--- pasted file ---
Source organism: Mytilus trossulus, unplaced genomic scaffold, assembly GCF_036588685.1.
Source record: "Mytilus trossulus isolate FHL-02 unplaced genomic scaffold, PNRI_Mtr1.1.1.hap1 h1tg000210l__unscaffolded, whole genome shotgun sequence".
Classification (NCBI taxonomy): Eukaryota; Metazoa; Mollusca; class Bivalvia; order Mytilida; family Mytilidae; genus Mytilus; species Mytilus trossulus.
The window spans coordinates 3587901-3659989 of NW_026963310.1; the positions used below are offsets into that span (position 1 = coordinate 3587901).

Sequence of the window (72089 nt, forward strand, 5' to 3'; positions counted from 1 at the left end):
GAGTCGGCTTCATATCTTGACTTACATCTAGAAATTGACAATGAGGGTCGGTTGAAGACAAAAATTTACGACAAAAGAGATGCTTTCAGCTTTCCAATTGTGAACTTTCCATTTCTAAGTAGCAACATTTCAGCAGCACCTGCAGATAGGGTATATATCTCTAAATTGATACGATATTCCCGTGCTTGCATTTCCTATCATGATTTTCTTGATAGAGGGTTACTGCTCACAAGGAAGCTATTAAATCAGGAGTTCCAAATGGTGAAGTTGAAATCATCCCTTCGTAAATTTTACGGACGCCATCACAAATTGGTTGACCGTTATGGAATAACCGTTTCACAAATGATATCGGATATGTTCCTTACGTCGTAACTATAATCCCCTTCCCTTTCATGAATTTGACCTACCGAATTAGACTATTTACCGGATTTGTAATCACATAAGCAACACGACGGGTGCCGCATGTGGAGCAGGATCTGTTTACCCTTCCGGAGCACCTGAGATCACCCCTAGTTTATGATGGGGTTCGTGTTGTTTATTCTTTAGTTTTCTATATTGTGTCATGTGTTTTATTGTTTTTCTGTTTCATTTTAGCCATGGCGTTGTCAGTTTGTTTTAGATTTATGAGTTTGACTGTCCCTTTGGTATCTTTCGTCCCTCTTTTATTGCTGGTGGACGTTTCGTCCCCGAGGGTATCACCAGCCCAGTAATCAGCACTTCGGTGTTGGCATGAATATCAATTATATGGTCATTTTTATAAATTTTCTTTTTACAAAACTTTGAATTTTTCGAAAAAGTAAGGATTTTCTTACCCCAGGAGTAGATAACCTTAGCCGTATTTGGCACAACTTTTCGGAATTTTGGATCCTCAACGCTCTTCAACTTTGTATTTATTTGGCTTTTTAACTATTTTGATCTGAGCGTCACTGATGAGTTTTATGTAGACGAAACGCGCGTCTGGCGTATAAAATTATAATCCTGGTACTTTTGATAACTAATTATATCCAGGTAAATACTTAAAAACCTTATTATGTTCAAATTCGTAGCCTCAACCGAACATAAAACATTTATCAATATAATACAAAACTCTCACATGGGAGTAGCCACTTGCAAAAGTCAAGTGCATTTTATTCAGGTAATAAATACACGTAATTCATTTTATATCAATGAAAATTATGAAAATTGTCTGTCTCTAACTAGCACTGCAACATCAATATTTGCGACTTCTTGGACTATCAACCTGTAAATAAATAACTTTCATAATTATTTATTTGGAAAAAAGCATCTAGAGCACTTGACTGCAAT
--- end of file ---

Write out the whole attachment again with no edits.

Source organism: Mytilus trossulus, unplaced genomic scaffold, assembly GCF_036588685.1.
Source record: "Mytilus trossulus isolate FHL-02 unplaced genomic scaffold, PNRI_Mtr1.1.1.hap1 h1tg000210l__unscaffolded, whole genome shotgun sequence".
Classification (NCBI taxonomy): Eukaryota; Metazoa; Mollusca; class Bivalvia; order Mytilida; family Mytilidae; genus Mytilus; species Mytilus trossulus.
The window spans coordinates 3587901-3659989 of NW_026963310.1; the positions used below are offsets into that span (position 1 = coordinate 3587901).

Sequence of the window (72089 nt, forward strand, 5' to 3'; positions counted from 1 at the left end):
GAGTCGGCTTCATATCTTGACTTACATCTAGAAATTGACAATGAGGGTCGGTTGAAGACAAAAATTTACGACAAAAGAGATGCTTTCAGCTTTCCAATTGTGAACTTTCCATTTCTAAGTAGCAACATTTCAGCAGCACCTGCAGATAGGGTATATATCTCTAAATTGATACGATATTCCCGTGCTTGCATTTCCTATCATGATTTTCTTGATAGAGGGTTACTGCTCACAAGGAAGCTATTAAATCAGGAGTTCCAAATGGTGAAGTTGAAATCATCCCTTCGTAAATTTTACGGACGCCATCACAAATTGGTTGACCGTTATGGAATAACCGTTTCACAAATGATATCGGATATGTTCCTTACGTCGTAACTATAATCCCCTTCCCTTTCATGAATTTGACCTACCGAATTAGACTATTTACCGGATTTGTAATCACATAAGCAACACGACGGGTGCCGCATGTGGAGCAGGATCTGTTTACCCTTCCGGAGCACCTGAGATCACCCCTAGTTTATGATGGGGTTCGTGTTGTTTATTCTTTAGTTTTCTATATTGTGTCATGTGTTTTATTGTTTTTCTGTTTCATTTTAGCCATGGCGTTGTCAGTTTGTTTTAGATTTATGAGTTTGACTGTCCCTTTGGTATCTTTCGTCCCTCTTTTATTGCTGGTGGACGTTTCGTCCCCGAGGGTATCACCAGCCCAGTAATCAGCACTTCGGTGTTGGCATGAATATCAATTATATGGTCATTTTTATAAATTTTCTTTTTACAAAACTTTGAATTTTTCGAAAAAGTAAGGATTTTCTTACCCCAGGAGTAGATAACCTTAGCCGTATTTGGCACAACTTTTCGGAATTTTGGATCCTCAACGCTCTTCAACTTTGTATTTATTTGGCTTTTTAACTATTTTGATCTGAGCGTCACTGATGAGTTTTATGTAGACGAAACGCGCGTCTGGCGTATAAAATTATAATCCTGGTACTTTTGATAACTAATTATATCCAGGTAAATACTTAAAAACCTTATTATGTTCAAATTCGTAGCCTCAACCGAACATAAAACATTTATCAATATAATACAAAACTCTCACATGGGAGTAGCCACTTGCAAAAGTCAAGTGCATTTTATTCAGGTAATAAATACACGTAATTCATTTTATATCAATGAAAATTATGAAAATTGTCTGTCTCTAACTAGCACTGCAACATCAATATTTGCGACTTCTTGGACTATCAACCTGTAAATAAATAACTTTCATAATTATTTATTTGGAAAAAAGCATCTAGAGCACTTGACTGCAAT